Kings Struggle in shootout for Second Night, Lose, 2-1, to Vancouver – LA Times

By Helene Elliott, Los Angeles Times

Kings Struggle in shootout for Second Night, Lose, 2-1, to Vancouver

LOS ANGELES–They lose by the same score in shootout as they did night before to Sharks. Samuelsson beats Quick on a backhand in the third round to give the Canucks the victory.

Holding a good opponent to one goal but losing a shootout became a little repetitive for the Kings, who came out on the short end of a 2-1 loss in the NHL’s entertaining but absurd tiebreaking procedure for the second straight night.

Mikael Samuelsson, who scored the only goal for Vancouver in the first 65 minutes, beat Jonathan Quick on a backhand in the third round of the shootout to give the Canucks a 2-1 victory Thursday at Staples Center.

Ryan Kesler had scored in the first round of the shootout, matched by Jack Johnson in the second round. However, Ryan Smyth was stopped by Andrew Raycroft to start the third round and the Canucks skated off victorious after Samuelsson scored.

“It was disappointing. We can’t get a win in regulation, especially against this team because it’s depleted by injuries,” Kings defenseman Matt Greene said. “If you take positives, yeah, it’s good we got the point.”

The Kings lost a shootout to the Sharks on Wednesday at San Jose, also a 2-1 final score.

The point awarded for the shootout moved the Kings (8-4-2) back ahead of the Sharks atop the Pacific Division, 18-17, but the Sharks now have a game in hand.

The Kings do have points in six straight games, on four victories and the two shootout defeats.

In something of a reversal of the way they started the season, their defense has been tighter and their offense has been frustrated the last two games.

They had a solid defensive effort Thursday, blocking 12 shots in the second period and 17 overall. They allowed only 15 shots to get through to Quick.

Scott Parse scored his first NHL goal for the Kings, who don’t play again until Monday at Phoenix.

It wasn’t scintillating, but it was a good defensive performance for the Kings, who had improved their defensive play last season but seemed to lose their way a bit in their first dozen games this season. In their last four games, Quick has given up only seven goals, not including the goals charged to the team in the two shootout losses.

True, the Kings’ offense didn’t do a whole lot Thursday against the Canucks, who lost standout goaltender Roberto Luongo to a broken rib this week and were already without last season’s team co-scoring leader, Daniel Sedin, who has a broken leg.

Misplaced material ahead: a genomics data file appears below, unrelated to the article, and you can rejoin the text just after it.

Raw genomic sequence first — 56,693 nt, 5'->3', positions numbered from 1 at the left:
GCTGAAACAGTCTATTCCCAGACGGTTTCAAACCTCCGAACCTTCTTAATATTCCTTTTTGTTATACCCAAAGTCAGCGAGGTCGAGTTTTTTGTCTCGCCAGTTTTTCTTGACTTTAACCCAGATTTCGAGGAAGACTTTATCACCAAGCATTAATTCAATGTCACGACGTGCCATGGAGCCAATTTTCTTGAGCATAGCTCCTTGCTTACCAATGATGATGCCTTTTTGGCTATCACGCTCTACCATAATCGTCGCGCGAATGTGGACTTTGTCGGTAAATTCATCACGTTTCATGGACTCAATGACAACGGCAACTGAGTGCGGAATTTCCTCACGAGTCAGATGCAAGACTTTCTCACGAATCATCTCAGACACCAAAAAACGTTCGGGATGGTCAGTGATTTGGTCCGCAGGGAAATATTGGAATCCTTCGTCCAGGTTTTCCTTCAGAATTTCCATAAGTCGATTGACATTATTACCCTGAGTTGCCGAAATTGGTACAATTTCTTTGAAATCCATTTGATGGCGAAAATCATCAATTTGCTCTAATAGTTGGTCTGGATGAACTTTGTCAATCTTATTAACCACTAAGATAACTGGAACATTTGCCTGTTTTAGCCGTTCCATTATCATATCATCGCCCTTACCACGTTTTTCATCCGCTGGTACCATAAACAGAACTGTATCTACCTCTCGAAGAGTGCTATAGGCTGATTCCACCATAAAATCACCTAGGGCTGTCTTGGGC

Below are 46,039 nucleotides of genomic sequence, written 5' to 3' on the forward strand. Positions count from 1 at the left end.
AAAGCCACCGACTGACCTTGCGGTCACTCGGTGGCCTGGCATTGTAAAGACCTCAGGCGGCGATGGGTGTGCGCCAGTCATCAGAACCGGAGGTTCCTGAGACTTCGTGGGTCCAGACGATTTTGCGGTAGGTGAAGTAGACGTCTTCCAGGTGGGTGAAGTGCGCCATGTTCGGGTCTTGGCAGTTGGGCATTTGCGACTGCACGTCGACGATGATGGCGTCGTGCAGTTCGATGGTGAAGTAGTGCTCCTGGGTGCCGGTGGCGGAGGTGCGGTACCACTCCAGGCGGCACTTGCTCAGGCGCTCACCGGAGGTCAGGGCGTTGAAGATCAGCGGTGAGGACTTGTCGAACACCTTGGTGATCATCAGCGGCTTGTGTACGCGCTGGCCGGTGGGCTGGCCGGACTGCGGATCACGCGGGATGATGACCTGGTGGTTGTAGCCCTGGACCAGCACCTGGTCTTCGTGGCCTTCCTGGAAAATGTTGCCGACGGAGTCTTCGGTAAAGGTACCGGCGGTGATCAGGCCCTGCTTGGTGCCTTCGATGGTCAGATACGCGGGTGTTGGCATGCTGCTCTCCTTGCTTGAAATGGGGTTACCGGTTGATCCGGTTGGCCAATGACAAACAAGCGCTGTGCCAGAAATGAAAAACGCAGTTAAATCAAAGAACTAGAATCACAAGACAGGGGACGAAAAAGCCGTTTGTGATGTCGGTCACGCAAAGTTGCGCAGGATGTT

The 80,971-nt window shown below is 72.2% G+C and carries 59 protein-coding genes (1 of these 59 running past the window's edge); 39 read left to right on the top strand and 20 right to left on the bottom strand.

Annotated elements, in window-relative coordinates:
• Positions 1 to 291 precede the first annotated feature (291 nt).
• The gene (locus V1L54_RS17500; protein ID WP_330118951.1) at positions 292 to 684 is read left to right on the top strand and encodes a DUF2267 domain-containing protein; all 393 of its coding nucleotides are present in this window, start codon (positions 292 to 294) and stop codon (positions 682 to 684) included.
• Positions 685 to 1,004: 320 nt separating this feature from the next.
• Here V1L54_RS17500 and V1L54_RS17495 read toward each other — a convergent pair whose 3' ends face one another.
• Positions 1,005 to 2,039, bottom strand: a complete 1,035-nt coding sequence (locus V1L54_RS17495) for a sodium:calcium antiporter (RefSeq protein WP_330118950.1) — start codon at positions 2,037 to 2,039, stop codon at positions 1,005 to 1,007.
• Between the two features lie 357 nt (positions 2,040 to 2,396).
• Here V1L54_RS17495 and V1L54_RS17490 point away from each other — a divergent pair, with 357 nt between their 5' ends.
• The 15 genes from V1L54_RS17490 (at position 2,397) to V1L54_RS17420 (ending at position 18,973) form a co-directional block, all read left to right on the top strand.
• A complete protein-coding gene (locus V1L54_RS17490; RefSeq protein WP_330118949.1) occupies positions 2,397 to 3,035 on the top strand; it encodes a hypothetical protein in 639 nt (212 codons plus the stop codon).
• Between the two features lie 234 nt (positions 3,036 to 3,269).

Anze Kopitar was blanked for the second straight game and lost the NHL scoring lead to Washington’s Alexander Ovechkin, who had three points to pass Kopitar, 22-21. And the seven-game point-scoring streak Dustin Brown took into the game ended, as did Drew Doughty’s four-game assist streak.

But there will be games this season in which Kopitar and Ryan Smyth are held in check and the Kings will have to make one goal or two stand up, and they did not do that Thursday.

Parse, recalled from Manchester of the American Hockey League last Friday, scored his first NHL goal to give the Kings a 1-0 lead at 11:27 of the first period.

Parse, who had shot the puck into the zone, finished off an impressive sequence by taking a fine pass off the right-wing boards from Teddy Purcell and firing a high shot from the inner edge of the right circle past Raycroft.

“Obviously, I would have liked to win the game, especially at home,” Parse said. “But it’s still fun and this was special.”

A mistake by the Kings in their own end set up the tying goal. Scuderi made a simple pass to Doughty, who was at the right-wing boards and in position to move it out of the zone, but Henrik Sedin rode Doughty off the puck and took control.

Sedin sent the puck behind the net to Alexandre Burrows, who threw it out in front. Samuelsson, the former Red Wing who left Detroit as a free agent last summer, rifled a shot past Quick from the hash marks at 18:36.

The period was marked by a lot of jawing and pushing after the whistle, though none of the hostilities escalated.

The Kings had two power plays, getting one shot on the first advantage and four on the second advantage, but they couldn’t convert either time.

Coach Terry Murray changed up his defense pairs, breaking up the Drew Doughty- Sean O’Donnell tandem to put O’Donnell with Jack Johnson, and put Rob Scuderi with Doughty. He left Davis Drewiske with Greene.

The Kings can be satisfied with their defensive effort, but it’s time to ramp up their offense if they want to stay in the top reaches of their rejuvenated division.